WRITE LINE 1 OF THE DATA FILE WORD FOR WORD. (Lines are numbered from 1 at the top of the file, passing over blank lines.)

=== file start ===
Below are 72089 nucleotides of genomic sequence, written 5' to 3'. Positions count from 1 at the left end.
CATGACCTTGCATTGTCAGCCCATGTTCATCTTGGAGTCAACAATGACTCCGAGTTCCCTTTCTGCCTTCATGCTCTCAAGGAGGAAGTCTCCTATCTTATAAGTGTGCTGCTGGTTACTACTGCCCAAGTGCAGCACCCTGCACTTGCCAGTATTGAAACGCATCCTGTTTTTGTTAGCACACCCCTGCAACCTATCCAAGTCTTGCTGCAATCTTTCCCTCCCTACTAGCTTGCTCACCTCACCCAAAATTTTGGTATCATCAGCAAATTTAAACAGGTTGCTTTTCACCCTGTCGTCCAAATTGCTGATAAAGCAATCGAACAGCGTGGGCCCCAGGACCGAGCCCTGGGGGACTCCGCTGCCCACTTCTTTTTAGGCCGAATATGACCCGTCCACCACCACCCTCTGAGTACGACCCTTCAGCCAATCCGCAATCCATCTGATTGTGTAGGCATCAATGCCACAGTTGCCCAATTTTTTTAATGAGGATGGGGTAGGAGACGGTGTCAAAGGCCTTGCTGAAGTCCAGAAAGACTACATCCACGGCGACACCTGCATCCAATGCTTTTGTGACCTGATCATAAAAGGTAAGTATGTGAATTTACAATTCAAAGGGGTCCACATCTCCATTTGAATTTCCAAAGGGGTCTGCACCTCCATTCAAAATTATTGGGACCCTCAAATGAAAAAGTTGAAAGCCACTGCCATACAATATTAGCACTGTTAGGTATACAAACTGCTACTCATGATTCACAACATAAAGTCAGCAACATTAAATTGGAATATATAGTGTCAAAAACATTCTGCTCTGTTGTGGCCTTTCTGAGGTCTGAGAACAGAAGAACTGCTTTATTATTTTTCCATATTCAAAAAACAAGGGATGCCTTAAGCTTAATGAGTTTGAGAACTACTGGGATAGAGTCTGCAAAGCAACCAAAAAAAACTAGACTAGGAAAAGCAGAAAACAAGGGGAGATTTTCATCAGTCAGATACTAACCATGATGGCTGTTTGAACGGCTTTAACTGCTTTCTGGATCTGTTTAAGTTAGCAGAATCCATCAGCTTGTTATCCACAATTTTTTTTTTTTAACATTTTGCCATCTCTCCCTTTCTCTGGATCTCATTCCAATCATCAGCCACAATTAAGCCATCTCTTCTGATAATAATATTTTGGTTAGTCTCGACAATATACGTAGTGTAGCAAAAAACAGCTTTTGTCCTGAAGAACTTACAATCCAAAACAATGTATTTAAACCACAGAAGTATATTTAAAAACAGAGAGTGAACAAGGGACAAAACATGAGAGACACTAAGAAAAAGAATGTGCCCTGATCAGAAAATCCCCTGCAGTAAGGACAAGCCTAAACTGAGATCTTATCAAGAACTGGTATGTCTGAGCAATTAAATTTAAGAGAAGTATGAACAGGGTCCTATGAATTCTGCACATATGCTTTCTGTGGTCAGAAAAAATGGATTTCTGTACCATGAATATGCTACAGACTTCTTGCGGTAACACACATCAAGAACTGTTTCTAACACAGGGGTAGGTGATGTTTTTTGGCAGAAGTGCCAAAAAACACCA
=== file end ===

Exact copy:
Below are 72089 nucleotides of genomic sequence, written 5' to 3'. Positions count from 1 at the left end.